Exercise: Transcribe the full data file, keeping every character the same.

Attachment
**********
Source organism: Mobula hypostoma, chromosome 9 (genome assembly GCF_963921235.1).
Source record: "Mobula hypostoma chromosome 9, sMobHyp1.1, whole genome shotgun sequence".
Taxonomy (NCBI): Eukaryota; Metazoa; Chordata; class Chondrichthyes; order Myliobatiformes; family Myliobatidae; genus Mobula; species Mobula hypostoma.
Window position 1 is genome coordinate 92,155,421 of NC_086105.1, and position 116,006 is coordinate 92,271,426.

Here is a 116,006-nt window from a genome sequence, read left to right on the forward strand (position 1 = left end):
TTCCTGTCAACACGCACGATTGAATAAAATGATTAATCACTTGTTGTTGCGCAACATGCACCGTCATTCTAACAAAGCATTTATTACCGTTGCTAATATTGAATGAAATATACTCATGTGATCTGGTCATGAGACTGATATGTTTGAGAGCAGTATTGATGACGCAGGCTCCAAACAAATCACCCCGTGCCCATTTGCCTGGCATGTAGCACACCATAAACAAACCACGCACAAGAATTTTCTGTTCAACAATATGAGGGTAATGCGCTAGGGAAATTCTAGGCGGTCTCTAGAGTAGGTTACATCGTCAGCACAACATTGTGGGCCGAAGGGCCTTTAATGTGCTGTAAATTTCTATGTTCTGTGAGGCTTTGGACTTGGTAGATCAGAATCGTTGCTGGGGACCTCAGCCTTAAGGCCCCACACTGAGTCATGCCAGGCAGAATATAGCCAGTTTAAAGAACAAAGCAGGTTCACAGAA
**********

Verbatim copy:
Source organism: Mobula hypostoma, chromosome 9 (genome assembly GCF_963921235.1).
Source record: "Mobula hypostoma chromosome 9, sMobHyp1.1, whole genome shotgun sequence".
Taxonomy (NCBI): Eukaryota; Metazoa; Chordata; class Chondrichthyes; order Myliobatiformes; family Myliobatidae; genus Mobula; species Mobula hypostoma.
Window position 1 is genome coordinate 92,155,421 of NC_086105.1, and position 116,006 is coordinate 92,271,426.

Here is a 116,006-nt window from a genome sequence, read left to right on the forward strand (position 1 = left end):
TTCCTGTCAACACGCACGATTGAATAAAATGATTAATCACTTGTTGTTGCGCAACATGCACCGTCATTCTAACAAAGCATTTATTACCGTTGCTAATATTGAATGAAATATACTCATGTGATCTGGTCATGAGACTGATATGTTTGAGAGCAGTATTGATGACGCAGGCTCCAAACAAATCACCCCGTGCCCATTTGCCTGGCATGTAGCACACCATAAACAAACCACGCACAAGAATTTTCTGTTCAACAATATGAGGGTAATGCGCTAGGGAAATTCTAGGCGGTCTCTAGAGTAGGTTACATCGTCAGCACAACATTGTGGGCCGAAGGGCCTTTAATGTGCTGTAAATTTCTATGTTCTGTGAGGCTTTGGACTTGGTAGATCAGAATCGTTGCTGGGGACCTCAGCCTTAAGGCCCCACACTGAGTCATGCCAGGCAGAATATAGCCAGTTTAAAGAACAAAGCAGGTTCACAGAA